By Richard Rubin

Itemized deductions are on the chopping block as President-elect Donald Trump looks for ways to offset the revenue loss from his proposed tax-rate cuts.

Experts say the challenge -- besides the political popularity of tax breaks for mortgage interest and charitable contributions -- is that there isn't enough money there to accomplish his goal.

"There's just no way that restricting the deductions that Trump has talked about comes anywhere close to eliminating the tax cut for the wealthy in his plan," said Bill Gale, a senior fellow at the Brookings Institution. "It's just arithmetic."

Steve Mnuchin, Mr. Trump's pick for Treasury secretary, said Wednesday that high-income households would get no net tax cut as a group,a statement that is at odds with every analysis of Mr. Trump's plan.

Stephen Moore, who helped develop Mr. Trump's tax plan, said the proposal was designed so the deduction cap offsets the revenue loss from lowering the top tax rate on ordinary income from 39.6% to 33%.

The idea is that high-income households would get no net tax advantage from that swap. But that approach means the deduction limits don't offset the tax cuts on business income, estates and capital gains, which all flow disproportionately to top earners.

Tax cuts on capital gains, dividends, businesses and estates are especially skewed to the high end of the income and wealth distribution, said Chuck Marr, director of federal tax policy at the Center on Budget and Policy Priorities, a group that advocates for low-income families.

"You have all these other tax cuts that are disproportionately targeted to the wealthiest people in the country," he said. "That's the core element of the plan."

Taxpayers under current law can itemize their deductions if they exceed the standard deduction, which this year is $6,300 for individuals and $12,600 for married couples. Most taxpayers don't exceed that threshold, and fewer than 30% are projected to itemize in 2017.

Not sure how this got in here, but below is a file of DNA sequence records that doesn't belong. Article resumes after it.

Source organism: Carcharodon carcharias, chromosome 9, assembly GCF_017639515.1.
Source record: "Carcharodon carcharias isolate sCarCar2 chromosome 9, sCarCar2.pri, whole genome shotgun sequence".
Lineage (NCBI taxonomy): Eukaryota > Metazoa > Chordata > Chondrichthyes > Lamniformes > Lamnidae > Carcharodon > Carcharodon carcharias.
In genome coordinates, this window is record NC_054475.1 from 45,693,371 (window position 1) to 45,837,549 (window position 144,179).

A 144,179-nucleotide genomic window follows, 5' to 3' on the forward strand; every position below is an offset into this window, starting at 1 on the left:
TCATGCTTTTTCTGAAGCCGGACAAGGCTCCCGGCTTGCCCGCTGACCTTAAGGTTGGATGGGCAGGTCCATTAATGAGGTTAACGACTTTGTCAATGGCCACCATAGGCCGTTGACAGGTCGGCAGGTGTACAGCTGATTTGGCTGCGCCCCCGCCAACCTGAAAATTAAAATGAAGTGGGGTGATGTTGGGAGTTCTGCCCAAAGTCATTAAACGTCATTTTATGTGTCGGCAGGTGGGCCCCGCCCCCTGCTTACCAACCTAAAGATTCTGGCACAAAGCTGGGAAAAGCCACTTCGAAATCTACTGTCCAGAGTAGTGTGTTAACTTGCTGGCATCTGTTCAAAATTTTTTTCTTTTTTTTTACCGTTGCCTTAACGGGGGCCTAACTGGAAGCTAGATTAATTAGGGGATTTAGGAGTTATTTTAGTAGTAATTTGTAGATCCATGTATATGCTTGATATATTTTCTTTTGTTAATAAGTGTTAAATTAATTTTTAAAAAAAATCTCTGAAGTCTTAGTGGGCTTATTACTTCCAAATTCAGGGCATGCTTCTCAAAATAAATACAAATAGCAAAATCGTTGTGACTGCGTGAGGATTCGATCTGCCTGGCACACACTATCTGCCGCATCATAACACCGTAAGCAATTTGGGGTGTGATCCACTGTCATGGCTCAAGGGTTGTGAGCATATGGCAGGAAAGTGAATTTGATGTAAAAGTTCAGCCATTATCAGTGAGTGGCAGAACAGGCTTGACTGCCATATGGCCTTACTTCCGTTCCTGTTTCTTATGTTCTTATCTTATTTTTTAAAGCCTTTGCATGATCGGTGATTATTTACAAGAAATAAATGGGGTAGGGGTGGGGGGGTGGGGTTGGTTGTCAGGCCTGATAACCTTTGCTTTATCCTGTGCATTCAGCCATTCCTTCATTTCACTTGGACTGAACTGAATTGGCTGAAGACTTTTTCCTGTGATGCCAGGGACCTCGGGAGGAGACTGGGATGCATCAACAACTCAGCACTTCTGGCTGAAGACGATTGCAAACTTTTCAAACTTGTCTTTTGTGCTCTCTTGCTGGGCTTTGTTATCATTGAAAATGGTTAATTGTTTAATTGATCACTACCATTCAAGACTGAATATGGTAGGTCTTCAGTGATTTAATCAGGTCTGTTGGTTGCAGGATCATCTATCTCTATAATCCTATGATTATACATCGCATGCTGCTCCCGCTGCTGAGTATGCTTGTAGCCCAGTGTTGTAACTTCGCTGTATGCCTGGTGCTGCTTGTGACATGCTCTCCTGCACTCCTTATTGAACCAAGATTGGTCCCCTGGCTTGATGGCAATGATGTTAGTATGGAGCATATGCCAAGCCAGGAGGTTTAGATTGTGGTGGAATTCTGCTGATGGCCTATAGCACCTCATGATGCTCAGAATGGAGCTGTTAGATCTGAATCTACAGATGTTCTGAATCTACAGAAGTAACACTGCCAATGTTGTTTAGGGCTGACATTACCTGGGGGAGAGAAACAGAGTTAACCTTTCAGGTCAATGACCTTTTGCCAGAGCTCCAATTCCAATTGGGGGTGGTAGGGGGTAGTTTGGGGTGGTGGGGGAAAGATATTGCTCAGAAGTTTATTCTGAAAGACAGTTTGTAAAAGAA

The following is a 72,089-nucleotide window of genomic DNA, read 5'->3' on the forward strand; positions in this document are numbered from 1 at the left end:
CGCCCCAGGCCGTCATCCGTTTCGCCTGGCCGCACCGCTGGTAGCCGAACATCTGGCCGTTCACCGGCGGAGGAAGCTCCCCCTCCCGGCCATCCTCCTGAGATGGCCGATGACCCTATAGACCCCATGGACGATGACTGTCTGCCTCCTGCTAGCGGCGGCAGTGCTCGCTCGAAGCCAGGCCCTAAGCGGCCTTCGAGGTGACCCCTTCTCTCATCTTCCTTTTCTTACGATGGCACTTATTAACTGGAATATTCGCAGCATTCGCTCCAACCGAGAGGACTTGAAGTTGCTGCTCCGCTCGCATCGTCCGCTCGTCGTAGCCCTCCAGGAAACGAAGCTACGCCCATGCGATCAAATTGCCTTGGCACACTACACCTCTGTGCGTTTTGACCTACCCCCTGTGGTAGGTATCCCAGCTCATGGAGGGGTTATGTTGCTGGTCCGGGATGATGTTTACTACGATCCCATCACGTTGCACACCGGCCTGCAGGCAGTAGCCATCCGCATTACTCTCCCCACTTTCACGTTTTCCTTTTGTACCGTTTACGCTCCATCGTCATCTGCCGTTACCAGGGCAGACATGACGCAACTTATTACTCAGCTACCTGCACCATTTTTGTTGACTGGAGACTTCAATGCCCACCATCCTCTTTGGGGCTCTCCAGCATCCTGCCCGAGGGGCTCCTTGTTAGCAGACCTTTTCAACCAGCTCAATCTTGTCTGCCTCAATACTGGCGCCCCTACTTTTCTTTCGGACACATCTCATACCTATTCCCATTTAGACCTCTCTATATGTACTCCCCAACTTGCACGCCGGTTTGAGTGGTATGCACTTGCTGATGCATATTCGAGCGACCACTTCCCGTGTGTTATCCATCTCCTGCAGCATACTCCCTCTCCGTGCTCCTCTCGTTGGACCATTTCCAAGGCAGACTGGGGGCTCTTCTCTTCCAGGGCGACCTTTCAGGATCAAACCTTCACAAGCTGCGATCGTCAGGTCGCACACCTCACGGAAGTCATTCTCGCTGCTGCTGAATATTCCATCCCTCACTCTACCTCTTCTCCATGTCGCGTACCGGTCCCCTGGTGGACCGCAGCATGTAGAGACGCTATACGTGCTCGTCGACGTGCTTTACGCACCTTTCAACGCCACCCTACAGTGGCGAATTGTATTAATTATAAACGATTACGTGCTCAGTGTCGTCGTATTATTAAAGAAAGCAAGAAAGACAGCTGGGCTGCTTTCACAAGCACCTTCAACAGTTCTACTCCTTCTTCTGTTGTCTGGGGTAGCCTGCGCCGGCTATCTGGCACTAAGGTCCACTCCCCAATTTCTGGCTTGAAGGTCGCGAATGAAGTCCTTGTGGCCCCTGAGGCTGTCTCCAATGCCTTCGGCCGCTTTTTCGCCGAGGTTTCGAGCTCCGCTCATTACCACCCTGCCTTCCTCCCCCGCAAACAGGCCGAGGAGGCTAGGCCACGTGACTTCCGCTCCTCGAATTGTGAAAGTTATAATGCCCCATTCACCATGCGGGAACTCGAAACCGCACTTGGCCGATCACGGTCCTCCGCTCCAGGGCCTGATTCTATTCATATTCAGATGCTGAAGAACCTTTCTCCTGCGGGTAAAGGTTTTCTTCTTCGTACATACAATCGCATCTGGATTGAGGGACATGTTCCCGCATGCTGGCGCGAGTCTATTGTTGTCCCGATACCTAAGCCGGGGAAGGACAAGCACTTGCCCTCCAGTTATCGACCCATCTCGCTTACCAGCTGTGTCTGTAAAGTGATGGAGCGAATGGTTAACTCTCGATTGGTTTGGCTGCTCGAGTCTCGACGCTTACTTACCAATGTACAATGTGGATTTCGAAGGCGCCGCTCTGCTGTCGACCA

The largest deductions are those for mortgage interest, charitable contributions and state and local taxes. Those three breaks alone total $200 billion in forgone revenue in 2017, according to the congressional Joint Committee on Taxation.

Mr. Trump would squeeze deductions from both ends. He would more than double the standard deduction and limit itemized deductions to $100,000 for individuals and $200,000 for married couples.

That deduction cap would raise about $559 billion over a decade, according to the Tax Policy Center, a project of Brookings and the Urban Institute. Even with that cap, Mr. Trump's plan would reduce government revenues by about $6.2 trillion over a decade.

One thing that will become more apparent as Mr. Trump's plan moves through Congress is that the impact of deduction limits doesn't fall evenly. The state and local tax deduction tends to benefit residents of high-tax states such as California and New York.

The mortgage interest deduction helps the upper middle class, especially in areas with high housing costs. More than 60% of the tax break goes to households between the 80th and 99th percentiles of income, according to the Tax Policy Center.

And the charitable deduction helps the highest earners. According to Internal Revenue Service data, the top 0.001% -- that is about 1,400 households -- reported 9.5% of charitable contributions.

The focus on deductions ignores other tax benefits that high-income households get. They receive the bulk of capital gains and dividends, which are taxed at preferential rates.

They also control the timing of those gains, deferring taxes for years and not paying anything as the value of their stocks and other assets appreciate.

Mr. Trump's plan is the latest attempt to curb deductions as part of a tax code overhaul. The House Republican plan would eliminate the state and local tax deduction while preserving write-offs for mortgage interest and charity.

President Barack Obama proposed a different idea. His plan would cap deductions and other tax breaks for top earners as if they were in the 28% bracket. That means a $1,000 deduction would be worth at most $280 in lower taxes, even if the taxpayer was in the 39.6% tax bracket.

That plan went nowhere in Congress.

Write to Richard Rubin at richard.rubin@wsj.com

(END) Dow Jones Newswires

November 30, 2016 20:42 ET (01:42 GMT)

Copyright (c) 2016 Dow Jones & Company, Inc.